Dinh Le: Art With Reality

The reality Dinh Le illustrates in his artwork appears to foster a subjective sense of uniqueness while containing a deeper, more intimate meaning. As Le first arrived in the United States in 1979, he also brought with him the culture and experiences of his country, Vietnam. He portrays his experiences and thoughts through photographs, installations, exhibits, and real-life performance arts. Though his discipline may not always offer financial stability (as Le discussed at Lecture), it serves as an ample platform to express his personal messages and feelings.

As Le originally aspired to become a Computer Scientist at the University of California at Santa Barbara, it is in the craft of art, mainly photography, where Le found the opportunity to unveil the thoughts and experiences of his childhood from Vietnam. Though a great detail of Les work consists of personal representations, he also exhibits a lineage of Vietnamese antiquity relating to the war. In the article, Dinh Q. Le at the Los Angeles Center for Photographic Studies, Christopher Miles describes Les art to potentially hold a deeper, symbolic meaning.

In describing Les, The Headless Buddha, Miles the work as a result of a sad set of circumstances and a potent metaphor for the broader issues these circumstances reflect (Artweek, April 1998). Dinh Les artwork involves a great amount of cultural importance, in terms of, introducing a new innovative art form, as well as referencing cultural and historical context. Perhaps the signifying aspects of Dinh Les artwork are his inter-woven photographs.

Dinh Le recounts where he learned this trait in his interview with Allan deSouza, my aunt used to do grass mat weaving, and when I was young I sed to watch her and just learned how to do it over the years (The Headless Buddha, LACPS exhibition catalogue, February 1998). Though Le nonchalantly describes this photo weaving technique, others like Claudine Ise of the Los Angeles Times, praise the originality of Les technique.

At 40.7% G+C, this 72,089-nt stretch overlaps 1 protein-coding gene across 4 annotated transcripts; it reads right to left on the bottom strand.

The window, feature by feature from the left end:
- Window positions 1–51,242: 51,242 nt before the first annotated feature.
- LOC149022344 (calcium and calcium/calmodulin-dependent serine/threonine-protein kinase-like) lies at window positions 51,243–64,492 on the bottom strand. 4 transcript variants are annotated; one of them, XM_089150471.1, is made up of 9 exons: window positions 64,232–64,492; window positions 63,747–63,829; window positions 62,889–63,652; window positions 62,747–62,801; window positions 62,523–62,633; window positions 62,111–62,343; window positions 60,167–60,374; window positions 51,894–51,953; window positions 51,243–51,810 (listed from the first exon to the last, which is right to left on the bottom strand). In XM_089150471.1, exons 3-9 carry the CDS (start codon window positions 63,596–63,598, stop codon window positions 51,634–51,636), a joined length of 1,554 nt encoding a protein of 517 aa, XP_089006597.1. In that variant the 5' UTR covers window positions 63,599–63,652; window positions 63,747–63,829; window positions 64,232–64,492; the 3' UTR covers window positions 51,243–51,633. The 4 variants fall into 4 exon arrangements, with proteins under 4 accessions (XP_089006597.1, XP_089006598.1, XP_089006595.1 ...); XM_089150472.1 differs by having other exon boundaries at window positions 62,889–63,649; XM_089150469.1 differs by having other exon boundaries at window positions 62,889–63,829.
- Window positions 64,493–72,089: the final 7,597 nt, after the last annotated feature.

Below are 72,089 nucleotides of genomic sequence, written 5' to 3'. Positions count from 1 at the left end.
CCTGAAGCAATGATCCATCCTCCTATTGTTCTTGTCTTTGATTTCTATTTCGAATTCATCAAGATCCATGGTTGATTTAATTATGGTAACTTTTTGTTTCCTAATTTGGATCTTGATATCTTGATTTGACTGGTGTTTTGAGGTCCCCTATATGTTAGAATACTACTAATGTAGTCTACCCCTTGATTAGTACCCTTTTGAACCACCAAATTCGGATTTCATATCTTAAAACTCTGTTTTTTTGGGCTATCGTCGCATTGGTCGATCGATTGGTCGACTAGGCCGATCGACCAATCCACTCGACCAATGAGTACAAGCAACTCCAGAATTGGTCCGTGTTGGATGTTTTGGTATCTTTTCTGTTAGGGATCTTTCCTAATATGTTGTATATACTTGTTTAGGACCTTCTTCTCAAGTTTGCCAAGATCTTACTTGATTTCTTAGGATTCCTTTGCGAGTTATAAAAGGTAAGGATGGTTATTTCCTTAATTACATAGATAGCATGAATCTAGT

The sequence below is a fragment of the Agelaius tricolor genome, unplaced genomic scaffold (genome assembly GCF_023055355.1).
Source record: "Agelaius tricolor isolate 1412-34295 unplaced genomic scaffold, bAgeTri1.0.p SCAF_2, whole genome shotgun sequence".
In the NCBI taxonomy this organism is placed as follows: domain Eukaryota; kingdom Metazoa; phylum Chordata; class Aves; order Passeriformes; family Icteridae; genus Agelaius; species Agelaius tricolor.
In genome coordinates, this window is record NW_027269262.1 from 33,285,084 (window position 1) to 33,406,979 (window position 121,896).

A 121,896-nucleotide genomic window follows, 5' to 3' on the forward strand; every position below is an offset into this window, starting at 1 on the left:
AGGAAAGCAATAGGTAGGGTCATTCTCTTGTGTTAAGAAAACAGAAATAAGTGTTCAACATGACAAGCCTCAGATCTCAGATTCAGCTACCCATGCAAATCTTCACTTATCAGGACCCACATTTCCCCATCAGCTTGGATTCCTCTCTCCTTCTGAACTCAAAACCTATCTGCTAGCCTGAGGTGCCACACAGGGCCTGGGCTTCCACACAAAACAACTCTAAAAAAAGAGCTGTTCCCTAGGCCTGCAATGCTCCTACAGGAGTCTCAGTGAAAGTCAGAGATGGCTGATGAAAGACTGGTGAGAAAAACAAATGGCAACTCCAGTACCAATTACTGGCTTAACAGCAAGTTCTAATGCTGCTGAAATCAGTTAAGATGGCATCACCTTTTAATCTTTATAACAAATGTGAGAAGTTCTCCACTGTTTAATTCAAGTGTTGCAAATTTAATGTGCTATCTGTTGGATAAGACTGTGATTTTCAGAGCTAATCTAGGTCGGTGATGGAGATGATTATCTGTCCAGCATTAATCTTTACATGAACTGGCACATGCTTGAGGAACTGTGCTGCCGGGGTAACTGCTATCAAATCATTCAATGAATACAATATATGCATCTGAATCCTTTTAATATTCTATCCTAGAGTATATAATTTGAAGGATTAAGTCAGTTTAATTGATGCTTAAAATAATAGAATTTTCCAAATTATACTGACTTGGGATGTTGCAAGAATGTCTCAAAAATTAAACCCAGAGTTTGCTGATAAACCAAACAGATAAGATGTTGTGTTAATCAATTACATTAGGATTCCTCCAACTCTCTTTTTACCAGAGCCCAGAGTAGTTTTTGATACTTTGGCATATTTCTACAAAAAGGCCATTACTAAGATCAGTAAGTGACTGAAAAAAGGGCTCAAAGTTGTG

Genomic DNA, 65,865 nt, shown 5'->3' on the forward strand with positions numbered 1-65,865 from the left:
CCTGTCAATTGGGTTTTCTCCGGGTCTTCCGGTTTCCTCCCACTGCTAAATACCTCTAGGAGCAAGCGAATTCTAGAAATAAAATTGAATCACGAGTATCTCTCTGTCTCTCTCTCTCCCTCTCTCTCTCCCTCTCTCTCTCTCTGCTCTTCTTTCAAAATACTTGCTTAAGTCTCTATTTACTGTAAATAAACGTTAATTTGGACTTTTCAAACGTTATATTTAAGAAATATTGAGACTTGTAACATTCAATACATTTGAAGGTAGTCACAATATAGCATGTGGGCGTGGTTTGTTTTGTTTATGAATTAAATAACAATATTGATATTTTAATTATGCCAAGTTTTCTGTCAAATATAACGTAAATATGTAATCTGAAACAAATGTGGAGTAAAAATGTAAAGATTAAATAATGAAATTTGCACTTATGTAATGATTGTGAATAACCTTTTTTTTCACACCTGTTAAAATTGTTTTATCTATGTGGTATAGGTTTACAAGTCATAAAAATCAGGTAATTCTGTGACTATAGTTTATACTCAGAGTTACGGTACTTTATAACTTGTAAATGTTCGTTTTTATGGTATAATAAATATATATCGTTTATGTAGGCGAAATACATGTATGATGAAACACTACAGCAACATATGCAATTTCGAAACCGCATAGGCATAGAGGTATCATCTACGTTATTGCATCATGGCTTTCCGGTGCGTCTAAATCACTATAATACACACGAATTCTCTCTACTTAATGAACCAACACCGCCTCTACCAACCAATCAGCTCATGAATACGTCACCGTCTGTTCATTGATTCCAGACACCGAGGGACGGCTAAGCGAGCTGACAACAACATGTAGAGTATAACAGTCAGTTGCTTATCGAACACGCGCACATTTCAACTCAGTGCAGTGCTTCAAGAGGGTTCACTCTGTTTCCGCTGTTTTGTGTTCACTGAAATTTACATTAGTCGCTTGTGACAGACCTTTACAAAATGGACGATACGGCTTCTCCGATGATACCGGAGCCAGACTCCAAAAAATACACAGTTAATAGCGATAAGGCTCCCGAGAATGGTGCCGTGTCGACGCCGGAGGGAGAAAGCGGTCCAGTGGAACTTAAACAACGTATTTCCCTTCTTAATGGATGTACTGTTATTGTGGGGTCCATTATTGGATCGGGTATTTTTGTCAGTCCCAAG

Ise reports, Reproductions dont do justice to Dinh Q. Les mind blowing photo weavings at Los Angeles Center for Photographic StudiesTheres a psychedelic quality to the finished weavings (Headless Buddha Weaves History, Myth, March 1998). Aside from the aesthetic novelty of Les artwork, there is also a great eal of reference to the cultural and social context from Les life. In his artwork entitled Mother and Child, Le interweaves photos of his family, to represent changing generations, along with religious context. According to Chattopadhyay, Dinh Q. Le blends culture, history, and time (Dinh Q. Le at Los Angeles Center for Photographic Studies, Asian Art News, March/April 1998).

Les culture is not only exhibited through the family photos or the religious context, but it is also seen through the make of the art piece itself. The fact that Le wove the photos together was an idea routed back to his aunt in Vietnam. The composition of the photo infers cultural reference. Another aspect of cultural importance in Les work is exhibited through his performance arts and installations. His profound statements about national and political agendas carry many different forms, ranging from banners and posters to a self-owned store.

As Le had discussed during lecture, he created a little store at Ho chi Minh city, in the communist country of Vietnam. His main idea or doing this was to display his controversial artwork, regarding birth defects, without the Vietnamese government having direct knowledge of his intentions. As his intentions was to expose the defoliant Agent Orange which have caused alarming birth-defects, he sold deformed Siamese twin dolls with the names of U. S. corporations who produced the chemical. With a bit of humor, Le profoundly exposed the serious subject of birth defects through his surreptitious installation.

According to Barry Schwabsky of Artforum, This action was clearly of more agitational in nature than Les hotographic work, but its specifically artistic intention is marked by the decision to stage the piece in the Ho Chi Minh market rather than in a local gallery (Dinh Q. Le, Artforum, February 1999). Dinh Les cultural awareness may be regarded as consequential as he exemplifies personal beliefs and standings through his art, whether created in the form of photos or installations, which leave it open to interpretations and analyzation. Though the majority of Les work gives reference to Vietnamese culture, his audience remains to be broad.

His work entails a viewer or listener with an pinions and feedback of his artwork. Opening a store in Ho Chi Minh city to use as a stage or platform shows that Les potential audiences are average, day to day citizens. Les intention was to capture the attention people, and to share the different views of Vietnamese culture. In retrospect, one question I would have formulated for Dinh Le, before the session ended, is whether or not his ideas and representations of Vietnamese culture conflict with other Asian, primarily Vietnamese, artists/writers. Are his views, necessarily, shared views?

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